Committed to reform

IF THE LORDS were under any illusions about the level of interest in, and the divergent opinions on, the future of audit then that at least became clearer during its inquiry into the audit market.

That may be the only thing about the audit market that’s clear. On top of the hours of evidence heard, the Lords received another 57 pages of supplementary evidence following the end of face-to-face sessions.

It’s not all a mess though – some threads have appeared. For example, the term “audit committee” appears 33 times across the 57 pages.

So what role could the committees play in the governance of the audit profession in the future? Is there consensus among experts and stakeholders, or further disagreement?

Ernst & Young believes the role of the audit committee could be strengthened through issuing a report to investors providing greater transparency into discussions with management and the auditor on key financial statement risks and critical judgments and estimates.

And the firm wants more: “Strong active corporate governance including improved disclosures in company annual reports of an audit committee’s policy.” Increased exposure to the workings of audit committees could prove a catalyst to engage the investor community more closely with the governance of business.

But that could create a situation where audit committees feel more comfort from sticking with Big Four auditors, warns the ICAEW.

Increasing competition at the top end of the audit market is considered by some as an important step in improving the image of the profession; although the Big Four argue they already adhere to the highest quality.

Others are more interested in radical reform of the audit appointment process, with audit committees at the heart of that change. Former professor of accounting Brenda Porter suggests the audit appointment process is flawed.

The board appoints auditors on behalf of shareholders. But in a disagreement with the auditor, the directors under company law have a fiduciary duty to represent the company’s best interests.

Because of this they cannot represent the shareholders’ interests in relation to backing the auditor’s position.

One option would be to have an independent body appoint non-director members on to audit committees, who would be there wholly to serve shareholders.

Rotating auditors or pressuring them to be more ­sceptical will fail, Porter argues. The issue is not of quality, but of fundamental conflicts of interest within the audit model. Porter does appreciate the difficulty in her suggestion, in that the legal status of audit committees would change.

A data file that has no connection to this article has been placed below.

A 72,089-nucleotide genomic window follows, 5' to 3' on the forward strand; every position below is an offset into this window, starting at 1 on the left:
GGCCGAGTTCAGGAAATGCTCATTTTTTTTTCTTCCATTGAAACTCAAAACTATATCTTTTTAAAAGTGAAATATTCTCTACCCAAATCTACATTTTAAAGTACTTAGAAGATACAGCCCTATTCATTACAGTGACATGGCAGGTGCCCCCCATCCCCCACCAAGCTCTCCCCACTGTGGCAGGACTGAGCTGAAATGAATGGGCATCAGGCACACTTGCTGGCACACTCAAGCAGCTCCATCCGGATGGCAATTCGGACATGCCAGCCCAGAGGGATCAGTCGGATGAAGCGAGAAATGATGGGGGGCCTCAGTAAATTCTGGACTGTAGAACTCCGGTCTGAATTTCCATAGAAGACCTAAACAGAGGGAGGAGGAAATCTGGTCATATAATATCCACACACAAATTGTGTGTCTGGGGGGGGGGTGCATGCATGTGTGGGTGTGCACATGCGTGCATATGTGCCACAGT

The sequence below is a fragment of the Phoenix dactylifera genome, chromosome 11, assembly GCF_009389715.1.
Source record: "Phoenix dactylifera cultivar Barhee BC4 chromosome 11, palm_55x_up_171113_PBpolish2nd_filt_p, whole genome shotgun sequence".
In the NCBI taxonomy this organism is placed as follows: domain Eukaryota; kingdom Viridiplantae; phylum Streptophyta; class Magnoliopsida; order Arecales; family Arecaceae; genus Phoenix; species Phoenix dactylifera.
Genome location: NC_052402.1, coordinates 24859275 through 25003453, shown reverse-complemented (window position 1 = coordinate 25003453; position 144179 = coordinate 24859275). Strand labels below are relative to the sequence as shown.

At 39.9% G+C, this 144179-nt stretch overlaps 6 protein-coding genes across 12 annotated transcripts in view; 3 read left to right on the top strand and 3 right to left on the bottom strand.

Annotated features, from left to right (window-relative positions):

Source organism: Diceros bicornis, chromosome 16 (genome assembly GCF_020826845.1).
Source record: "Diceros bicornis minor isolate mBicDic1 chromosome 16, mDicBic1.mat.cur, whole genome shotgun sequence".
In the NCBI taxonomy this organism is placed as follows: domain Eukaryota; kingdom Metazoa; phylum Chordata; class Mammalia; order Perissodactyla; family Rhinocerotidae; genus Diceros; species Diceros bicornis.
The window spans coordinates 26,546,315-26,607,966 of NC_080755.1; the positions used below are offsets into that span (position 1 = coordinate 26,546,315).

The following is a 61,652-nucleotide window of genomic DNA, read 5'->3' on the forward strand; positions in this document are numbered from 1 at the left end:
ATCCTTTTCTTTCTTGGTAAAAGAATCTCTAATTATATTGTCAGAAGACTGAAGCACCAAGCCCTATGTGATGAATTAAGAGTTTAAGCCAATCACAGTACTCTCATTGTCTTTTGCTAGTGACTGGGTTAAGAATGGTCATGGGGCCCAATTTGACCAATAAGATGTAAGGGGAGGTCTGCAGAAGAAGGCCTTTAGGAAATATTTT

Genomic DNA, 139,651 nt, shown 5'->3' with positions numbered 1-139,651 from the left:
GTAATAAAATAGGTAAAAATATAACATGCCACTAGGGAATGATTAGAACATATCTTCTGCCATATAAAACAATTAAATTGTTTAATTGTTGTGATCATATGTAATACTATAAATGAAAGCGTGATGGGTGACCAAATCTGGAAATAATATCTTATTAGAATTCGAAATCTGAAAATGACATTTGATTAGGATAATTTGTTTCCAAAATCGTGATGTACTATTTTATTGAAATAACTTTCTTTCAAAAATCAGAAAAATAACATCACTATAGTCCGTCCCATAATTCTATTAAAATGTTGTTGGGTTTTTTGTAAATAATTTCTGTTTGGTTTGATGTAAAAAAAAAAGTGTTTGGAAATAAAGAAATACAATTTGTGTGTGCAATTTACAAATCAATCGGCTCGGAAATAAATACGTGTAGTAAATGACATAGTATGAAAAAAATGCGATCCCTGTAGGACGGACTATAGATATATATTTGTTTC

Auditors’ external communication must be improved to raise the awareness of what auditors undertake and the value they provide, according to PwC chairman and senior partner Ian Powell, echoing Ernst & Young.


The statutory audit report is “formulaic”, said Powell, leaving auditors with no opportunity to describe how they have undertaken their work.

Powell admits that changing its form could be time-consuming and possibly cloud its purpose, so a better option might be to add more content into the audit committee’s report, “where there is greater discretion over content”.

Discussion about the future role of the audit committee in greater governance was also vigorous at the ICAS/Grant Thornton event on the future of assurance last week.

More frequent discussions between non-executives and investors will increase good governance, particularly as it is an area that has been underserved in terms of their collaboration.

Audit committees should increase the transparency around the audit tender process, said Hermes Equity Ownership director, Paul Lee. More disclosure and discussion about the audit process was also required, he added.

RBS audit committee member Brendan Nelson said there was no evidence that
the longevity of the audit relationship with a business produced a lack of scepticism, nor was auditors’ quality a problem.

Instead, the ability for investors to gain a view of a company’s performance and the risks taken to make business decisions through annual reports was difficult in the current format.

Mandatory rotation of auditors will not solve this issue of transparency of information, a point Nelson agrees with Brenda Porter. But he disagrees with her over the independence of non-executives on the same issue.

Rotation would undermine non-executives making an independent decision about the best course of action. “This is a vote of no-confidence in their governance – it’s in the interests of non-execs to look after shareholders,” said Nelson.

Any change to the audit committee’s role through statute will take time – as would be the case for auditors. Instead, in the short term at least, it is more likely that efforts to engage investors, regulators and auditors – plus audit committees – in the financial services sector will filter down through the rest of UK PLC.

More will be known on that following today’s EU conference on auditing and financial reporting, and when the Lords report back on their findings.


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